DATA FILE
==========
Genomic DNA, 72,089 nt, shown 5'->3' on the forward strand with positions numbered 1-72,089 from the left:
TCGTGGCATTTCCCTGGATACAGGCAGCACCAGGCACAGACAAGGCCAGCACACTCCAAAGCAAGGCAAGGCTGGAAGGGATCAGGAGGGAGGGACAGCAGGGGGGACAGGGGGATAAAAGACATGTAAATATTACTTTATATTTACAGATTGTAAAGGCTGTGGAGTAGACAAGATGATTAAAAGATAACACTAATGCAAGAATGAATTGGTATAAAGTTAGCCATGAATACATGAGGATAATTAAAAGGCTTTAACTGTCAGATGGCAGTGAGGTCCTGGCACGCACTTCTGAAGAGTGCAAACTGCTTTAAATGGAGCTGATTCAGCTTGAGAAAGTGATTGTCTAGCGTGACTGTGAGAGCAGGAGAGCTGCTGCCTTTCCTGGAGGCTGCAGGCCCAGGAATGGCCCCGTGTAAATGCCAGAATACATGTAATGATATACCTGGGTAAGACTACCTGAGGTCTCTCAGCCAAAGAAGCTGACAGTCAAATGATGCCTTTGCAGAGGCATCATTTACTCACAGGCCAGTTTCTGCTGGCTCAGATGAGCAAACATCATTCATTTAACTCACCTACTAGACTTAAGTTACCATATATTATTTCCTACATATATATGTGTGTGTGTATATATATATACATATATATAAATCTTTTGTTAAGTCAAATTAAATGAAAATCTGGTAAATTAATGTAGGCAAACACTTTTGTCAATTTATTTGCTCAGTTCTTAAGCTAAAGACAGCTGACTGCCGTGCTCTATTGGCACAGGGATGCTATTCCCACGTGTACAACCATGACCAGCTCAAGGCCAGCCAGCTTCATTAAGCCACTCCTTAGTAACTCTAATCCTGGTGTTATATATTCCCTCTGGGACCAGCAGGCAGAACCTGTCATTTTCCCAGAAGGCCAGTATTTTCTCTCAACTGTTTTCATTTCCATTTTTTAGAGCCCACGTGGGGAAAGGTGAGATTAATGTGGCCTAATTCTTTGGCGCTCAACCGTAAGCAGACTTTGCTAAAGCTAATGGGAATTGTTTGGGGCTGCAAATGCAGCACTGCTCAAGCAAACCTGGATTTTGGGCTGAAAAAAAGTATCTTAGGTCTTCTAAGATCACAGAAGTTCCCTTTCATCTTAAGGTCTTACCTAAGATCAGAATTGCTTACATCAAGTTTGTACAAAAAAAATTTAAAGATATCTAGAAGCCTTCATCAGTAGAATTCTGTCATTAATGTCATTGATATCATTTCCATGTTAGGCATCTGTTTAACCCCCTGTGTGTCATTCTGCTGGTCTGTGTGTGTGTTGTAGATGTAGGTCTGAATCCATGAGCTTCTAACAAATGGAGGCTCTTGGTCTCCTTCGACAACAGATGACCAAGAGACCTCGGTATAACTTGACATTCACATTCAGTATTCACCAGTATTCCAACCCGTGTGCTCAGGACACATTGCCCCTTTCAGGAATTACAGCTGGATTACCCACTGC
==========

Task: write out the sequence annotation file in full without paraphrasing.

Genomic DNA, 72,089 nt, shown 5'->3' on the forward strand with positions numbered 1-72,089 from the left:
TCGTGGCATTTCCCTGGATACAGGCAGCACCAGGCACAGACAAGGCCAGCACACTCCAAAGCAAGGCAAGGCTGGAAGGGATCAGGAGGGAGGGACAGCAGGGGGGACAGGGGGATAAAAGACATGTAAATATTACTTTATATTTACAGATTGTAAAGGCTGTGGAGTAGACAAGATGATTAAAAGATAACACTAATGCAAGAATGAATTGGTATAAAGTTAGCCATGAATACATGAGGATAATTAAAAGGCTTTAACTGTCAGATGGCAGTGAGGTCCTGGCACGCACTTCTGAAGAGTGCAAACTGCTTTAAATGGAGCTGATTCAGCTTGAGAAAGTGATTGTCTAGCGTGACTGTGAGAGCAGGAGAGCTGCTGCCTTTCCTGGAGGCTGCAGGCCCAGGAATGGCCCCGTGTAAATGCCAGAATACATGTAATGATATACCTGGGTAAGACTACCTGAGGTCTCTCAGCCAAAGAAGCTGACAGTCAAATGATGCCTTTGCAGAGGCATCATTTACTCACAGGCCAGTTTCTGCTGGCTCAGATGAGCAAACATCATTCATTTAACTCACCTACTAGACTTAAGTTACCATATATTATTTCCTACATATATATGTGTGTGTGTATATATATATACATATATATAAATCTTTTGTTAAGTCAAATTAAATGAAAATCTGGTAAATTAATGTAGGCAAACACTTTTGTCAATTTATTTGCTCAGTTCTTAAGCTAAAGACAGCTGACTGCCGTGCTCTATTGGCACAGGGATGCTATTCCCACGTGTACAACCATGACCAGCTCAAGGCCAGCCAGCTTCATTAAGCCACTCCTTAGTAACTCTAATCCTGGTGTTATATATTCCCTCTGGGACCAGCAGGCAGAACCTGTCATTTTCCCAGAAGGCCAGTATTTTCTCTCAACTGTTTTCATTTCCATTTTTTAGAGCCCACGTGGGGAAAGGTGAGATTAATGTGGCCTAATTCTTTGGCGCTCAACCGTAAGCAGACTTTGCTAAAGCTAATGGGAATTGTTTGGGGCTGCAAATGCAGCACTGCTCAAGCAAACCTGGATTTTGGGCTGAAAAAAAGTATCTTAGGTCTTCTAAGATCACAGAAGTTCCCTTTCATCTTAAGGTCTTACCTAAGATCAGAATTGCTTACATCAAGTTTGTACAAAAAAAATTTAAAGATATCTAGAAGCCTTCATCAGTAGAATTCTGTCATTAATGTCATTGATATCATTTCCATGTTAGGCATCTGTTTAACCCCCTGTGTGTCATTCTGCTGGTCTGTGTGTGTGTTGTAGATGTAGGTCTGAATCCATGAGCTTCTAACAAATGGAGGCTCTTGGTCTCCTTCGACAACAGATGACCAAGAGACCTCGGTATAACTTGACATTCACATTCAGTATTCACCAGTATTCCAACCCGTGTGCTCAGGACACATTGCCCCTTTCAGGAATTACAGCTGGATTACCCACTGC